Welcome to our ridiculously delayed third product review… I’ll be reviewing this item solo.  We hope you find these reviews helpful!

Product description :  The manufacturer’s website proclaimsZiploc® Brand Big Bags are the biggest, strongest, and most versatile Ziploc® Brand Bags ever!  Ziploc® Brand Big Bags are heavy-duty plastic bags that come with reinforced handles, making them convenient for carrying items in and out of the house. And with their pleated bottom and secure Ziploc® Brand seal, they are perfect for storing even the bulkiest items while helping to protect from moisture, dust, and pests.

Mike Says:

One of the requirements for participating in a WaterTribe Challenge is that you have secure, dry storage for your stuff.  Dry bags, sealed lockers with (supposedly) watertight lids, and watertight hatches are all ways to keep the water away from your wearables, food, and emergency supplies.  A smart sailor will have at least two barriers between the sea and the soluble stuff.

Most of the time, we had our stash stashed in drybags that were then stored in the fore and aft compartments I had built into the boat.  The drybags were additional protection in case of hull damage or leaky hatches (they did leak when submerged, partially a design fault and partially due to the bulkheads I installed not being 1000% plumb, and will be reviewed separately later).

During the late rush to prepare, I spotted these ginormous Ziploc bags at the grocery store (where we ALL buy our marine gear…) and bought a box.  When opened they looked pretty sturdy so we packed some of our duplicate gear into them, along with, for some odd reason, all of our waterproof charts, and headed off to Ft. Desoto.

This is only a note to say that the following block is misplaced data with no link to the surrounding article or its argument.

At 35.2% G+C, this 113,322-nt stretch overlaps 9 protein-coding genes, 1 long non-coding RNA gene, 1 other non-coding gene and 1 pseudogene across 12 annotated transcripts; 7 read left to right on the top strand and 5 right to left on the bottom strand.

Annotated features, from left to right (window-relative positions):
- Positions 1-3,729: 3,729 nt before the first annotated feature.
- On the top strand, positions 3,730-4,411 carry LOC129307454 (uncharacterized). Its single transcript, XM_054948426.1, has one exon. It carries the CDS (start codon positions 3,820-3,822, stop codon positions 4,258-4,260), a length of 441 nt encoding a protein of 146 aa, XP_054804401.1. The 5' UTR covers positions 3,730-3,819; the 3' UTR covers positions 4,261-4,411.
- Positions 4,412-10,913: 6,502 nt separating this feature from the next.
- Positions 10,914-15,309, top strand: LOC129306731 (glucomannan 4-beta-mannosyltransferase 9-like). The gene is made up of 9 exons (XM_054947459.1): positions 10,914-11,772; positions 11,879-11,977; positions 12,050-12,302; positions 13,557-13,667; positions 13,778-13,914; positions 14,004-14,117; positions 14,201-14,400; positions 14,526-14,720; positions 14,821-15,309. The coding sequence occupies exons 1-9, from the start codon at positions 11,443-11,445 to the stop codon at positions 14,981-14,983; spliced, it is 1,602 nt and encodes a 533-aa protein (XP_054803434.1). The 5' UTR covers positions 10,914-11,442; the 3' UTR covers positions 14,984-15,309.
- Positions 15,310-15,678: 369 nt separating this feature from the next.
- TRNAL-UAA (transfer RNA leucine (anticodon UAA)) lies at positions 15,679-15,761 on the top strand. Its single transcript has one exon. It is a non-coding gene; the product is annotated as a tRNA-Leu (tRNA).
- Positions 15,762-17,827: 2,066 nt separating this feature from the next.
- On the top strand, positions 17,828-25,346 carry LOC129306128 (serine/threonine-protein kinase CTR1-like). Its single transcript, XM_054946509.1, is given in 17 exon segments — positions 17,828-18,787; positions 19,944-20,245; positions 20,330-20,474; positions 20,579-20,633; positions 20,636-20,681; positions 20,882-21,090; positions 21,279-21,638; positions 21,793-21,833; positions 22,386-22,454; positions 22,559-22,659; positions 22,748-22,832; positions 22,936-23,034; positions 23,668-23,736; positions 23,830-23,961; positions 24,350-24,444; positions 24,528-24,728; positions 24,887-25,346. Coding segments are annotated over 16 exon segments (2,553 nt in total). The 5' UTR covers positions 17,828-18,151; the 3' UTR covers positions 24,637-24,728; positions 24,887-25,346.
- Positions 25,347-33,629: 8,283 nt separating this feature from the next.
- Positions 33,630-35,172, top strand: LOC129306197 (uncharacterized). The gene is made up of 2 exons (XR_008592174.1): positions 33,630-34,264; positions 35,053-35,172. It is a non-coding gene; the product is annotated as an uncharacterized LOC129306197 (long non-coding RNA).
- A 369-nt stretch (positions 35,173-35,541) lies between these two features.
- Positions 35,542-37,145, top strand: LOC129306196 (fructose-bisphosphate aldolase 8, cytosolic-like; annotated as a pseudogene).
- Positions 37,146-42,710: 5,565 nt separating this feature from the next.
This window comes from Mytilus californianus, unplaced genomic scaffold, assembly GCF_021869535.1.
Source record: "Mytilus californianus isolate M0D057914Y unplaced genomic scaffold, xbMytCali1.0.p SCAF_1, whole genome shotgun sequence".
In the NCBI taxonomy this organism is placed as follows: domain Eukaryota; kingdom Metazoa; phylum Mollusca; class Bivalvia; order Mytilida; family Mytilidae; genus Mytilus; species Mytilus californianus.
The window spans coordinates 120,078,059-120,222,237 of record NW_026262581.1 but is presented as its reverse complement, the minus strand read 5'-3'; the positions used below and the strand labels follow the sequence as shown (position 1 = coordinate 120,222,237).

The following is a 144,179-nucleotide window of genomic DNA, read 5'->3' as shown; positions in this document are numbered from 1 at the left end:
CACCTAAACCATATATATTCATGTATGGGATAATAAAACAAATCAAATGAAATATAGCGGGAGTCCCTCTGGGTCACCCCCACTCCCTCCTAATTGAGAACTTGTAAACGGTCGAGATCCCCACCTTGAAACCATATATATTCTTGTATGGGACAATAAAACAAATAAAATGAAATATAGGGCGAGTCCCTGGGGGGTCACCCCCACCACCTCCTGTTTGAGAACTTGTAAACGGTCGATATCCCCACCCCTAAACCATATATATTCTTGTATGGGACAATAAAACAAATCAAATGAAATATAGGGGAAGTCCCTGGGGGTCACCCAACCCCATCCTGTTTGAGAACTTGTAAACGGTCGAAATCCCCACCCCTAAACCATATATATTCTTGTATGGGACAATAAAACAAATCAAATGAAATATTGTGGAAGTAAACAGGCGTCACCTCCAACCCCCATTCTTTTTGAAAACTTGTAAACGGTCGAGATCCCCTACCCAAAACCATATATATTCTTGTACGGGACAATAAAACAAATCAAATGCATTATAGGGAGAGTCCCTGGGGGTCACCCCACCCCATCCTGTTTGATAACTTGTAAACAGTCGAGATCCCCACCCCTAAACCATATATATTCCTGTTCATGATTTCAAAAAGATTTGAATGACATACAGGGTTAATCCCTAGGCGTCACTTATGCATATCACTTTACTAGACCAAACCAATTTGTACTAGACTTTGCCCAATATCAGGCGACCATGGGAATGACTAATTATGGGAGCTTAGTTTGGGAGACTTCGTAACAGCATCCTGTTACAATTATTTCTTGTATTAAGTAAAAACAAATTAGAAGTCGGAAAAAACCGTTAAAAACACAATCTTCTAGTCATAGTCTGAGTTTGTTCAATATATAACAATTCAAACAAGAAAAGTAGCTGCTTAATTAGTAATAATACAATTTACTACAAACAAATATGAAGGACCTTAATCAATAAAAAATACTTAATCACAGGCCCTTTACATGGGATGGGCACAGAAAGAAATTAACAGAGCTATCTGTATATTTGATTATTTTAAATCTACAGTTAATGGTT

About an hour after launching, I asked Sue for the chart bag and, to our surprise, we found if full of water.  Granted, it was on the cockpit floor, and we had taken on a lot of spray, but we had kept a hand on the pump (thanks Sue) and it wasn’t submerged often or for long.  Yet it had almost A GALLON OF THE GULF in it!  You may insert a copious amount of sailor/trucker language here, as I had simultaneously realized two things. One, the bags were not waterproof AT ALL (I actually think they might MANUFACTURE water inside themselves), and, in what became a bigger disaster than our grounding, leak, and broken daggerboard COMBINED, was that our coffee was in one of these infernal bags!  Of course, the coffee was in our food daybag, in the front of the cockpit, and it was soaked.  One pound of freshly ground, untouched coffee from A Cup Of Organic, totally and completely ruined.  A third bag contained our 2 GPS units, EPIRB, and VHF, all of which are theoretically waterproof, but we took them out, figuring they’d have a better chance at survival getting repeatedly soaked from waves and spray than concealed in one of those (more salty language here) Ziplocs.  Three more of these giant albatrosses were located within drybags, holding changes of clothing, and they did manage to stay dry, but I didn’t even trust those for the rest of the trip.  All in all, for boating use, these bags are an EPIC FAILURE.  They might be good for storing stuff in the closet at home, but that’s it.


Manufacturers Website:

MSRP: $8.96

Purchased From:  Winn Dixie Grocery Store (for about $6.50)

Rating  Mike: F– (for marine use)

Value Mike: F– (ditto)

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  1. Mom says:

    Pretty tough review, especially since they didn’t say they were waterproof! Ziplocs are great for many things but I agree they are a poor choice for keeping things dry in a boat.

  2. Mike says:

    To be fair, I did specify that my review was based on a marine application. I just wanted to be sure to save anyone else the hassle!! I would have no issue using them for home storage, although they should probably micro-texture the surface a bit, so that if you stack linens or other items that have been individually bagged, they don’t slide all over the place.

  3. Pingback: Revenge Of The Amazon Housewives! | Clarity… in sailing, and in life

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